I see several constraints to the size related to the space environment, spacecraft design, as well to scientific instrumentation. Although micro-probes are being considered, in space, EVERYTHING is a trade-off. I'll start first with the restrictions, but I also add some details after that about what is currently enabling those kinds of probes.
Radiation outside the Earth's magnetosphere is relatively high. A considerable amount of cosmic rays that are usually deflected by the magnetic field will hit your spacecraft. This causes several headaches to spacecraft designers, but one of the most prominent is that the reliability and lifetime of electronics drop considerably. Something like a raspberry pi or any regular consumer electronics has no hope to survive in space for any useful amount of time. Effects of radiation on electronics
You can improve your mission chances of success by adding considerable shielding which will definitely add weight, but most importantly, you MUST use radiation-hardened electronics, which are neither cheap nor anywhere as diverse as regular commercial products. (for example something like this: Rad Hardened FPGA). And this does not only applies to semiconductors, but also to PCBs, batteries, data busses, and communication systems, so you either buy the spacecraft components available on the market, or you build custom ones, which are even more expensive.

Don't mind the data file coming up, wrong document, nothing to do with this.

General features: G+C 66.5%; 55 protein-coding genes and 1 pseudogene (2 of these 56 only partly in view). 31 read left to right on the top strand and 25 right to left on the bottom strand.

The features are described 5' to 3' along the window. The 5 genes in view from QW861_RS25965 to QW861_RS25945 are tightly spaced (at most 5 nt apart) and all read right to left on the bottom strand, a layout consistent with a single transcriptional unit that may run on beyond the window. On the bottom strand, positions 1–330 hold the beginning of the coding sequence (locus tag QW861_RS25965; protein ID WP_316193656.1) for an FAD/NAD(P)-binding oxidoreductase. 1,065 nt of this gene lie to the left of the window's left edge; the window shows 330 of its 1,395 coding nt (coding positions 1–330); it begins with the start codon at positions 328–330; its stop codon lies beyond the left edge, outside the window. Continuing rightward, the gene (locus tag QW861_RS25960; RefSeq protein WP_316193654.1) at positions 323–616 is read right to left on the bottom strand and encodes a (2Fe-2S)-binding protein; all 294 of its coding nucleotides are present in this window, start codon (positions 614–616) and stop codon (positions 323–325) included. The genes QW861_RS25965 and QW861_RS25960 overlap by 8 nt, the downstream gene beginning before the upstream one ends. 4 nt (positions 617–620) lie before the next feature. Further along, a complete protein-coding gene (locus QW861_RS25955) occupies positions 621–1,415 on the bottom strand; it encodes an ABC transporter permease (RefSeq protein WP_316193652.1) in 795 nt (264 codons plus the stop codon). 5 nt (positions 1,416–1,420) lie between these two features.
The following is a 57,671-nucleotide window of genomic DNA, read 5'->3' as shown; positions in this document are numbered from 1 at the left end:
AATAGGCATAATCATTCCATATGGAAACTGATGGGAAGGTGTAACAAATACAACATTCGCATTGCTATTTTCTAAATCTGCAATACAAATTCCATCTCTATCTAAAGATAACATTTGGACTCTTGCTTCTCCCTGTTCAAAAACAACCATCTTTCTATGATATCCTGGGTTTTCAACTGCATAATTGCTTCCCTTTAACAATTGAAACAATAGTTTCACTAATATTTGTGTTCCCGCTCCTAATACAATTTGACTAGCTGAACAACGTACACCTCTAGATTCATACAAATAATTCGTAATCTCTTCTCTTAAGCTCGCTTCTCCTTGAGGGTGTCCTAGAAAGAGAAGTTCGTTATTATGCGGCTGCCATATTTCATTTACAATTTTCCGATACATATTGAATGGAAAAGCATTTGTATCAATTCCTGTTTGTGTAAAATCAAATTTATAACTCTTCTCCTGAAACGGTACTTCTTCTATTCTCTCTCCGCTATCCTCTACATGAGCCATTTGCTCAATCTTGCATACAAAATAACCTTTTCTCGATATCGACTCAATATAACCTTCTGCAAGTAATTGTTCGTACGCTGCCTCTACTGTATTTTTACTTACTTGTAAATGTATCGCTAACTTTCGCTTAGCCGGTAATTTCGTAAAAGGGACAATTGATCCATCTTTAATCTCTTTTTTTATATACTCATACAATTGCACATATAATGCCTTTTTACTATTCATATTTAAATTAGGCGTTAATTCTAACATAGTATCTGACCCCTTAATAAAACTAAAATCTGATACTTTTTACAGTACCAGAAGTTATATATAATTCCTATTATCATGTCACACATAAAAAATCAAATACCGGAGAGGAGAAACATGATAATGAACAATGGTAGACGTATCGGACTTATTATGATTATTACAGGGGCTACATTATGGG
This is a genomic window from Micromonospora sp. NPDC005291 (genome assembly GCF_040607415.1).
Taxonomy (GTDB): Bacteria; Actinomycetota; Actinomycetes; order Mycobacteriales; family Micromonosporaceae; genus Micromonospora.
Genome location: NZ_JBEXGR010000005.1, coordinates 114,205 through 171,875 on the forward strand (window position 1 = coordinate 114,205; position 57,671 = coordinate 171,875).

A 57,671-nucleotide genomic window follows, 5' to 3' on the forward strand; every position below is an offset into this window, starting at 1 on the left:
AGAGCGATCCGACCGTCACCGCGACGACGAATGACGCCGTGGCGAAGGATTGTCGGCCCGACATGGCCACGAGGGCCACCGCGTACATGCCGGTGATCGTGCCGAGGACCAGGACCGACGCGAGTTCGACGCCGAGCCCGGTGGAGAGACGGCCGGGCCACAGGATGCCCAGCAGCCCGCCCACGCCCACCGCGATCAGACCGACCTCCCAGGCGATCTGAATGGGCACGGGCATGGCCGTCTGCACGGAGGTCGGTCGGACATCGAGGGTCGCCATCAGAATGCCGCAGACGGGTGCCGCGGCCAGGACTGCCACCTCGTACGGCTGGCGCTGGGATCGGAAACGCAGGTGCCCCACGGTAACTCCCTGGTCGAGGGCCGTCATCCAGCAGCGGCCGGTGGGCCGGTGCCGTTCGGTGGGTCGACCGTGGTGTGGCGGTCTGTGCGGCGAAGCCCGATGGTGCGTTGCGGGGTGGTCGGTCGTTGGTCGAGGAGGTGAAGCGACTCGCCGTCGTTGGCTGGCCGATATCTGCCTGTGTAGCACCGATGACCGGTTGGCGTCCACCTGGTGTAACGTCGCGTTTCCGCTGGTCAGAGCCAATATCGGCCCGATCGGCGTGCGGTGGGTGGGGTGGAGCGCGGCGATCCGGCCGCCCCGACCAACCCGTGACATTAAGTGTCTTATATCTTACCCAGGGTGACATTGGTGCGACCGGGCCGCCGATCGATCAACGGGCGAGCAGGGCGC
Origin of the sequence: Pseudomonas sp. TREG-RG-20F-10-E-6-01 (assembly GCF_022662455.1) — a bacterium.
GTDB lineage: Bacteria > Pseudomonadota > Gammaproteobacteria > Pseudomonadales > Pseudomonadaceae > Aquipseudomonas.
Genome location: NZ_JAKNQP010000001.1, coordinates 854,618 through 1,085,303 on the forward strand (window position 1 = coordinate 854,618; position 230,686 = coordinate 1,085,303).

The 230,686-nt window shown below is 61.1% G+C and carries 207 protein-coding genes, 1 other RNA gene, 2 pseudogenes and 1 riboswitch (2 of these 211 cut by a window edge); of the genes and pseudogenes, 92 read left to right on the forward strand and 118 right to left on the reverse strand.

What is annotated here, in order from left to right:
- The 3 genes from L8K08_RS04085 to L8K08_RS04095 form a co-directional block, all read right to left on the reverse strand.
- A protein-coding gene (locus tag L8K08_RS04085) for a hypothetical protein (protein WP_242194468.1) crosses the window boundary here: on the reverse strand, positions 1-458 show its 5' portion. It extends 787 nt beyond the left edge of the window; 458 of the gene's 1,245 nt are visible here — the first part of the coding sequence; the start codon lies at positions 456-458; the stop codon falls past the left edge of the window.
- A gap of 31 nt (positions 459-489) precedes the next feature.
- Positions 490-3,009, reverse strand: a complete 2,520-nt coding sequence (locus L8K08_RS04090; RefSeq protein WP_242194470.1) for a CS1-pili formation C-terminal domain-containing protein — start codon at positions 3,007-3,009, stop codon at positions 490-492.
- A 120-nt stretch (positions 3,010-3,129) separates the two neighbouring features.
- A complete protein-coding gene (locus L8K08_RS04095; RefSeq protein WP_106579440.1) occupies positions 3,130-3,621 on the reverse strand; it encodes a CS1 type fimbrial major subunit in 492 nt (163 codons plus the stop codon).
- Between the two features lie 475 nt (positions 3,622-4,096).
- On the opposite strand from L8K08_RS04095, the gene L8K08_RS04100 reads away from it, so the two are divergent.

To give you an idea, the cheapest onboard computers for CubeSats cost around $5000 and will survive maybe 3 years on Low Earth Orbit which is highly protected from radiation compared to interplanetary space or other planets. Something like the Juice probe that is soon to be launched to Jupiter and will travel for 6 years before arriving, needs to survive for decades in space and requires very specific and even custom components to achieve its mission.
Added to all this, because of the manufacturing processes needed for radiation hardening, those electronics are also bulkier and less capable than their regular counterparts.
Then there is the temperature as well, consumer electronics are made to operate at a very mild range of temperatures (-20 to 40 degrees Celcius). Space electronics must be capable to operate in considerably higher ranges. (-40 to 85 degrees Celcius with proper thermal management in the Spacecraft), because in space when the sun hits you is REALLY hot, and when it doesn't is REALLY cold.
Then you have the payload part. You mention a camera. Well, any camera needs to be radiation hardened as well so you can't simply put any commercial device, but you must also ask why you want to send a camera.
You can take pictures for sure, but the resolution is highly reduced, if you want better resolution for example to study geological processes on another planet, you're going to need better bigger equipment. But most of the time, the scientific payloads are not cameras in the commercial sense.
Yes, you can have pictures that are useful, but most payloads are designed with a very specific type of research in mind, we're talking about ground composition studies, searching for subsurface water, etc. Those kinds of payloads are not small at all. The Mars Reconnaissance Orbiter has like 4 different types of cameras for very different types of data collection, a spectrometer, subsurface radar, etc